Reintroducing a species is not a quick fix and the challenge we now face is to make sure that woodland management across the landscape can continue to provide the habitats the Chequered Skipper needs to thrive into the future. In 2021 we came to the end of the four-year project that was part of the Back from the Brink collaboration and funded by The National Lottery Heritage Fund. However, with support from the Government’s Green Recovery Challenge Fund and Butterfly Conservation supporters, we have moved onto a second phase of work through the Chequered Skippers-Taking Flight project, which runs until March 2023.

Green Recovery Challenge Fund

The Critical Second Phase of the Project

This critical second phase will allow us to build on the work initiated in the Back from the Brink project and extend habitat improvements, so we can sustain and expand on the initial breeding success of Chequered Skipper. We are also hoping to be able to get Chequered Skipper populations established in additional sites across the woodlands here in Rockingham, which will help ensure the long-term sustainability of this species in England.

The Chequered Skipper-Taking Flight project will include work on additional threatened species that occur in this area, including Dingy Skipper, Grizzled Skipper and Adder. We learnt the benefits of undertaking cross-taxa working during the Back from the Brink project and Adder can benefit significantly from the management work we will be undertaking for Skipper species.

Chequered Skipper Butterfly

We will be working across a number of sites in Rockingham Forest, carrying out habitat management work, working with our landowner partners Forestry England, Natural England, Langdyke Countryside Trust, Northants County Council and BCN Wildlife Trust. Ride widening and management are planned to benefit the Chequered Skipper (and other Skipper species), whilst scrub removal, bare ground creation, seeding and plug planting will support Dingy and Grizzled Skippers, and creation & maintenance of clearings will target Adder within the same landscape.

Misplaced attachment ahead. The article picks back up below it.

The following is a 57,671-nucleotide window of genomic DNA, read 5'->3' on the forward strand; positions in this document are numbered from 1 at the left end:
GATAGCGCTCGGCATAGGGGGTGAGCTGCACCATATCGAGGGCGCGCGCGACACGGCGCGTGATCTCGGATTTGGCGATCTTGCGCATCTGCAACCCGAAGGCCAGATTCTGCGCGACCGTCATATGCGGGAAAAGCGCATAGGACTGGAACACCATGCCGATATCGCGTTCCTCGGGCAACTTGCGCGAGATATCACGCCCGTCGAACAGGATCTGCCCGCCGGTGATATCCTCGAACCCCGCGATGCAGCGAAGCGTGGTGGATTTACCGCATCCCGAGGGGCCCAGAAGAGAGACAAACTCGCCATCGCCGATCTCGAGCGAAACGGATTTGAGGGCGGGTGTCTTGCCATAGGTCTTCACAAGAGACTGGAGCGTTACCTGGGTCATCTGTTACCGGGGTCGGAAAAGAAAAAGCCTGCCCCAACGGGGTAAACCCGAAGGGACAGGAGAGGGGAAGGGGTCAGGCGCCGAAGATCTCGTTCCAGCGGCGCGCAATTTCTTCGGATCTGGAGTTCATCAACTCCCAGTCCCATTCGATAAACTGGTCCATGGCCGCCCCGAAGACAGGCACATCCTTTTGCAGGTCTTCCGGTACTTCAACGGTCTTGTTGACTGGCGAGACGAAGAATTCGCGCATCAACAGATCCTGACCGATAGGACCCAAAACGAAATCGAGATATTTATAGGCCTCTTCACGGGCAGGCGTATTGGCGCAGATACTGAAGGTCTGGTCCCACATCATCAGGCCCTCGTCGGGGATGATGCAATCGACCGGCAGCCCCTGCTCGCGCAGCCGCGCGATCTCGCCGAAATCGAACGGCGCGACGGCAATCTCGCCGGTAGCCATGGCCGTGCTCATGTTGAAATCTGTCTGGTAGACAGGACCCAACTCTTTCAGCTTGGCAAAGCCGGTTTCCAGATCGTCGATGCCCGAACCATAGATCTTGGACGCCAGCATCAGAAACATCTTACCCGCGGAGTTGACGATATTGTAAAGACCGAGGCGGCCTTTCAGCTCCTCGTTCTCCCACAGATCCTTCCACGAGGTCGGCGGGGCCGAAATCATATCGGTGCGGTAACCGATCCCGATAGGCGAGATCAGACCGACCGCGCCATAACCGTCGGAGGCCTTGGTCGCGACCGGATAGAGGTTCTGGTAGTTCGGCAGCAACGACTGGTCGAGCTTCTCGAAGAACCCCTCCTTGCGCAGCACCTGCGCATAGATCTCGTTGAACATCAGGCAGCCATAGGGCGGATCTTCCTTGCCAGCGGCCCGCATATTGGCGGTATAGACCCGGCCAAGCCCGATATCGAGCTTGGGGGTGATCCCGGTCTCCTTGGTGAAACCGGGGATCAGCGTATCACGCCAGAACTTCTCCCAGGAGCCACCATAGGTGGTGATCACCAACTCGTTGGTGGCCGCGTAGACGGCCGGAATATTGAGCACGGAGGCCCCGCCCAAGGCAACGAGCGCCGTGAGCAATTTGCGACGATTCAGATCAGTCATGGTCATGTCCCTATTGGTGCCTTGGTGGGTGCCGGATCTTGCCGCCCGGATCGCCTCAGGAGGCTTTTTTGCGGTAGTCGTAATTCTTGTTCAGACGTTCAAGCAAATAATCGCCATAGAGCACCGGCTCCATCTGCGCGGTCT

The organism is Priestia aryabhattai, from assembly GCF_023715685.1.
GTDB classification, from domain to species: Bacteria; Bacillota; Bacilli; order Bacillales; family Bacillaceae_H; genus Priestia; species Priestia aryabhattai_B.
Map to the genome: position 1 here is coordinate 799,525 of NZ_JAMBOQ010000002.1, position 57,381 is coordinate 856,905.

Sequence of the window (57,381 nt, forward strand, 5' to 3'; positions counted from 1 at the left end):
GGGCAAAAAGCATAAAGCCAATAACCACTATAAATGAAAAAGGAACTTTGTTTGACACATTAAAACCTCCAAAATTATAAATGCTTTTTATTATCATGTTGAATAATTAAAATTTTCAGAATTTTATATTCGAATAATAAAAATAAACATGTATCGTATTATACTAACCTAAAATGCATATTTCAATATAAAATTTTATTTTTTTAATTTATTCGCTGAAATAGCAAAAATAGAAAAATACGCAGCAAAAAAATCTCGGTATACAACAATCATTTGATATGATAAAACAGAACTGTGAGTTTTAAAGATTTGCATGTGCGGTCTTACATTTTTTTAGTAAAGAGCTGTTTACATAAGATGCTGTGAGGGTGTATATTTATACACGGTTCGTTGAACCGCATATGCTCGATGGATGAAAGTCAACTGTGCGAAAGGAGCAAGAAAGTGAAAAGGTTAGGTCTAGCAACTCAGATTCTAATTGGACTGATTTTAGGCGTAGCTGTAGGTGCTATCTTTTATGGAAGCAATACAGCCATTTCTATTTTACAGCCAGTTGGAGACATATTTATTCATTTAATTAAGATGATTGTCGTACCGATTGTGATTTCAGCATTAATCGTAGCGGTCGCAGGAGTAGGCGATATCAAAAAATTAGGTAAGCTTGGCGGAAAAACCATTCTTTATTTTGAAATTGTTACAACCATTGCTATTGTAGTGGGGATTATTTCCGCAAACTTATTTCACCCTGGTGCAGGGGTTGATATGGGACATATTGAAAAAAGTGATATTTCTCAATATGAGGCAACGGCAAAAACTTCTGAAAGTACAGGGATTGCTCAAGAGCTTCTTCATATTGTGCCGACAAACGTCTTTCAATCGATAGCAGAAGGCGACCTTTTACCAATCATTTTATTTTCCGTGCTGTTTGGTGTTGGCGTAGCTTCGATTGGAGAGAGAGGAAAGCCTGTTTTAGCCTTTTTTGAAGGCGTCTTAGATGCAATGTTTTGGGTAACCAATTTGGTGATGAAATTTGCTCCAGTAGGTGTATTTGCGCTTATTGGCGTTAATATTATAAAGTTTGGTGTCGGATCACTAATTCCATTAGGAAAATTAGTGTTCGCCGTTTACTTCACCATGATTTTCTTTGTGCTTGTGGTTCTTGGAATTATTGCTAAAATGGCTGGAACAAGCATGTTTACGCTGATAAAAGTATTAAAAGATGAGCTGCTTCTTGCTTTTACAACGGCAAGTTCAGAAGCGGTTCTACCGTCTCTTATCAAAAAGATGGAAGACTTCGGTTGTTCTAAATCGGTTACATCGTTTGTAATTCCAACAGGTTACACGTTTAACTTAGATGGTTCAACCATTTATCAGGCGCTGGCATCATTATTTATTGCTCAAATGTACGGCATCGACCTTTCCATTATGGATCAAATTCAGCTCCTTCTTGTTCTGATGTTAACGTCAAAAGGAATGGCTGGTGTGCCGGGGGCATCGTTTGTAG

The funding will also allow us to take on two seasonal rangers in 2022, who will help deliver and support a programme of training workshops, engagement events and surveys. These activities will help connect people with nature, nurturing appreciation and understanding of Chequered Skipper and Rockingham’s other threatened species, and allow us to build on our existing skilled network of volunteers.

More Information

If you are visiting the Fineshade Wood to see Chequered Skipper, please:

  • Please remain on hard, surfaced tracks and avoid disturbing the butterflies as this can cause disruption to their breeding process.
  • This is a working woodland and forestry operations may be taking place so please observe and follow any signage.
  • Be considerate of other visitors as this is a multi-use site with walkers, horse-riders and cyclists.
  • They are fast, low-flying butterflies so are very difficult to spot.  They occur in low numbers and are sparsely distributed, so please don't be disappointed if you have no success in seeing one - there is plenty of other fantastic wildlife on site.
  • Please be aware this is an active research site - as well as our band of dedicated volunteers monitoring the butterflies, BC and scientific colleagues are studying the butterfly and the habitat here, and you may see butterflies that have been marked for tracking studies. Follow on-site guidance and be aware that you may see staff and volunteers in restricted areas that are not open to the public.